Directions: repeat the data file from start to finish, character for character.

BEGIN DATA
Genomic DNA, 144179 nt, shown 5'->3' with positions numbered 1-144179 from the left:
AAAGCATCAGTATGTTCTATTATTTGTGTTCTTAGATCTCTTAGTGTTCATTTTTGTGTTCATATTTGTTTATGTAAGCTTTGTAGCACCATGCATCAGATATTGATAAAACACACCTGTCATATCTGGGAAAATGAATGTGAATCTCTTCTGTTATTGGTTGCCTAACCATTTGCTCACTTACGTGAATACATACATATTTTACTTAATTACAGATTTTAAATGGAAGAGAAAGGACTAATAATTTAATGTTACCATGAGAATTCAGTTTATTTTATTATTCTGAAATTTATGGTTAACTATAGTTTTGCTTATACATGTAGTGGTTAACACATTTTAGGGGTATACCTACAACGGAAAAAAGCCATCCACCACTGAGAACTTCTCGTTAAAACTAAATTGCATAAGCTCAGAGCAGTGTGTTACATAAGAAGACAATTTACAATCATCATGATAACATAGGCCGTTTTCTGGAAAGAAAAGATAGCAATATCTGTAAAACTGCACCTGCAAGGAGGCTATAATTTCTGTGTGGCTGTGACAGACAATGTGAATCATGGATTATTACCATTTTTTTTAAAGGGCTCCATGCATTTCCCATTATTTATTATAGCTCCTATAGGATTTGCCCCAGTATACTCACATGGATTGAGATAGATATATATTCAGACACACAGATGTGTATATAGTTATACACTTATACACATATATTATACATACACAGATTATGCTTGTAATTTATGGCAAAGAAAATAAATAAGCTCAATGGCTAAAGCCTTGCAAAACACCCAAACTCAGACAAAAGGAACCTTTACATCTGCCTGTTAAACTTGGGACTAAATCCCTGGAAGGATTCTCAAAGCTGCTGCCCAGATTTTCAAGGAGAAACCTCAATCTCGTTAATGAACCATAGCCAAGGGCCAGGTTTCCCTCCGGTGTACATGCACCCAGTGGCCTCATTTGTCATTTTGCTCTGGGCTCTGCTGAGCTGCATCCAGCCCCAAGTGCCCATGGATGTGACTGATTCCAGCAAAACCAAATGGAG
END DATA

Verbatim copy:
Genomic DNA, 144179 nt, shown 5'->3' with positions numbered 1-144179 from the left:
AAAGCATCAGTATGTTCTATTATTTGTGTTCTTAGATCTCTTAGTGTTCATTTTTGTGTTCATATTTGTTTATGTAAGCTTTGTAGCACCATGCATCAGATATTGATAAAACACACCTGTCATATCTGGGAAAATGAATGTGAATCTCTTCTGTTATTGGTTGCCTAACCATTTGCTCACTTACGTGAATACATACATATTTTACTTAATTACAGATTTTAAATGGAAGAGAAAGGACTAATAATTTAATGTTACCATGAGAATTCAGTTTATTTTATTATTCTGAAATTTATGGTTAACTATAGTTTTGCTTATACATGTAGTGGTTAACACATTTTAGGGGTATACCTACAACGGAAAAAAGCCATCCACCACTGAGAACTTCTCGTTAAAACTAAATTGCATAAGCTCAGAGCAGTGTGTTACATAAGAAGACAATTTACAATCATCATGATAACATAGGCCGTTTTCTGGAAAGAAAAGATAGCAATATCTGTAAAACTGCACCTGCAAGGAGGCTATAATTTCTGTGTGGCTGTGACAGACAATGTGAATCATGGATTATTACCATTTTTTTTAAAGGGCTCCATGCATTTCCCATTATTTATTATAGCTCCTATAGGATTTGCCCCAGTATACTCACATGGATTGAGATAGATATATATTCAGACACACAGATGTGTATATAGTTATACACTTATACACATATATTATACATACACAGATTATGCTTGTAATTTATGGCAAAGAAAATAAATAAGCTCAATGGCTAAAGCCTTGCAAAACACCCAAACTCAGACAAAAGGAACCTTTACATCTGCCTGTTAAACTTGGGACTAAATCCCTGGAAGGATTCTCAAAGCTGCTGCCCAGATTTTCAAGGAGAAACCTCAATCTCGTTAATGAACCATAGCCAAGGGCCAGGTTTCCCTCCGGTGTACATGCACCCAGTGGCCTCATTTGTCATTTTGCTCTGGGCTCTGCTGAGCTGCATCCAGCCCCAAGTGCCCATGGATGTGACTGATTCCAGCAAAACCAAATGGAG